Statement on diversity and inclusion 

Creating an inclusive, equitable, and accessible classroom is is an aspect of teaching I take very seriously. I continue to think critically about my teaching and actions to call out biases in myself and others. My goal is to foster an environment where students of all backgrounds and identities can thrive. In my teaching, I strive to amplify diverse voices with regards to ethnicity, race, gender, and nationality, so that all students feel that a career in science is available to them. I do this is by including readings of the primary literature by authors who have been historically overlooked in STEM, with specific attention to women and BIPOC. I also use active learning approaches to close achievement gaps, allowing all students to be successful.

Courses taught

I am currently a lecturer at UW-Milwaukee teaching BIO 104 Plants in Today's World. This lecture and lab course is divided into three sections: basic plant biology, relevance of plants for humans, and climate change impacts on plants and ecosystems. Topics include photosynthesis, pollination syndromes, medicinal plants, crop domestication, and phenological shifts due to a warming planet.

Previously, I was the instructor of record for Concepts in Biology at University of Georgia. This was an introductory biology course for non-science majors that focused on understanding important concepts in ecology and organismal biology.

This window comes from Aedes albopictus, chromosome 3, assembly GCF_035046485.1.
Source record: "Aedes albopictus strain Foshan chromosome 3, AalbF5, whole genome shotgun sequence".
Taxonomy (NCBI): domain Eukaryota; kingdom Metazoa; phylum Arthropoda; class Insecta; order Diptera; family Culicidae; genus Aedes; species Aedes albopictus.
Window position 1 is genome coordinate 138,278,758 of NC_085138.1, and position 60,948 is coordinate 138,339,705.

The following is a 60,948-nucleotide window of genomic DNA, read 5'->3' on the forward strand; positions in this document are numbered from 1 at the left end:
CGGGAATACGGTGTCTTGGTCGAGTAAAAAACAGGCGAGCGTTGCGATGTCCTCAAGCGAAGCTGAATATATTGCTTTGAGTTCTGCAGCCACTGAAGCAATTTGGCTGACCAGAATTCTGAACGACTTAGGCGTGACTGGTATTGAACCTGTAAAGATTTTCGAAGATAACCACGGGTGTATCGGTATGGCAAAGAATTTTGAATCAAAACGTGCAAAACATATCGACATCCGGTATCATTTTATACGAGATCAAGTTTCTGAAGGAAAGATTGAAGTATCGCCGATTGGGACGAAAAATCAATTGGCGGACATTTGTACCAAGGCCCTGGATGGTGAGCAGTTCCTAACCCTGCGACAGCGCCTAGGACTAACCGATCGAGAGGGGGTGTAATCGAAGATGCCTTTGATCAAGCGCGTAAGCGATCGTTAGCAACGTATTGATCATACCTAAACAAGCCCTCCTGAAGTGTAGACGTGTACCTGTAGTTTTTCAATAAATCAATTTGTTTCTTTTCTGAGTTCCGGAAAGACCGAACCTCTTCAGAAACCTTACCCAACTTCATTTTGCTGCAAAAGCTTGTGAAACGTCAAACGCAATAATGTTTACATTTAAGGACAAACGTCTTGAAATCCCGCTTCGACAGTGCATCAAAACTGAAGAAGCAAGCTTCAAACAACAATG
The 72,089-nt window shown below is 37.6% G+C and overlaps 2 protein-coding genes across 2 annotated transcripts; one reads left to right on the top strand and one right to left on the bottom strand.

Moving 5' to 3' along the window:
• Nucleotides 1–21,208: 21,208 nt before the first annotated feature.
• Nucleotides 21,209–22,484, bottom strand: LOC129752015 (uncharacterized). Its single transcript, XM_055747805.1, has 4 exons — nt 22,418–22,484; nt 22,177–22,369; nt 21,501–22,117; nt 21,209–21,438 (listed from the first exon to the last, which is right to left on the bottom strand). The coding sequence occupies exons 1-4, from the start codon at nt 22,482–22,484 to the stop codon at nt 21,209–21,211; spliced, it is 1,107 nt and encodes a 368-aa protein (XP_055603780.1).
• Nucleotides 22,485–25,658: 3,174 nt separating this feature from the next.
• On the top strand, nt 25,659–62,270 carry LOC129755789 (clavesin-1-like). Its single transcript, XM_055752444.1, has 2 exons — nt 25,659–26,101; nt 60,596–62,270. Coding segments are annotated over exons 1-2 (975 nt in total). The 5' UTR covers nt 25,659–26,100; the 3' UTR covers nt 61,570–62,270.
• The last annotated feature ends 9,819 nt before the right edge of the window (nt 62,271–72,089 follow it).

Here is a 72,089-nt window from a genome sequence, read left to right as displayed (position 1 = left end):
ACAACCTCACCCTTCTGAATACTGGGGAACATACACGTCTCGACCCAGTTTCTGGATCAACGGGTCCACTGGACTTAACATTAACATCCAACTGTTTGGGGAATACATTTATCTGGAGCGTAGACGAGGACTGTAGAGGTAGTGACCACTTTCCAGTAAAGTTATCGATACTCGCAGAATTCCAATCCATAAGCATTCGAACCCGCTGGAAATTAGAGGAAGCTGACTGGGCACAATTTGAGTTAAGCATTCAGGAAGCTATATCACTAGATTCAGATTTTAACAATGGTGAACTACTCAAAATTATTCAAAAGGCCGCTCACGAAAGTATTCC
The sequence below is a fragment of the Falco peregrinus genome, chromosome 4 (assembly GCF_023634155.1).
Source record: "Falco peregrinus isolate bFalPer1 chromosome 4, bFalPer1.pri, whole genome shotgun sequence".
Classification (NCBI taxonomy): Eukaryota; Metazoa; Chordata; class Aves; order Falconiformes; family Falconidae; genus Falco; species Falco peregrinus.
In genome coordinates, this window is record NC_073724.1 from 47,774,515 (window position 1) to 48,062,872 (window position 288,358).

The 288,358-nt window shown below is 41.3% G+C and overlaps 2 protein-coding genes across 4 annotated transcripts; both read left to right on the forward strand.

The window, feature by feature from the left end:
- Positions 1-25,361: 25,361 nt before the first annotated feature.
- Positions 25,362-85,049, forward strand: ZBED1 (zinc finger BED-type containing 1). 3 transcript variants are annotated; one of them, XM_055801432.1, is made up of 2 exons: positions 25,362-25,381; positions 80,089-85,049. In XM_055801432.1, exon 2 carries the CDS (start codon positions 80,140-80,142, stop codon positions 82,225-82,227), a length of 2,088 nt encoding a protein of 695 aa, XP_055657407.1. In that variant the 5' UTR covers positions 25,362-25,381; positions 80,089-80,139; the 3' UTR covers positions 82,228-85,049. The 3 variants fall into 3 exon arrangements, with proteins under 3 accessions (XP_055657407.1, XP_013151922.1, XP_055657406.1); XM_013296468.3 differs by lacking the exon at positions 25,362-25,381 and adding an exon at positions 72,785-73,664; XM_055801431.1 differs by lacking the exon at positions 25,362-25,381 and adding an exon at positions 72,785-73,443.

I have also been a teaching assistant for many courses, including Introduction to Plant Biology Lab, Principles of Biology Lab, Flowers, and Plant Reproduction and Physiological Ecology.

I strongly value guided inquiry and experiential learning in undergraduate courses, in which students can design and carry out their own research projects.



I enjoy the opportunity to work with students one-on-one. I have had the privilege of mentoring many talented undergraduate students as a graduate student and now as a postdoc. I have led projects with several students that became their senior Honors theses. Students have learned how to do molecular genetic techniques in the lab, and field and greenhouse work.

Students I have mentored have continued on to medical school, doctoral programs in ecology and conservation biology, and employment with county parks systems and U.S. Bureau of Land Management.

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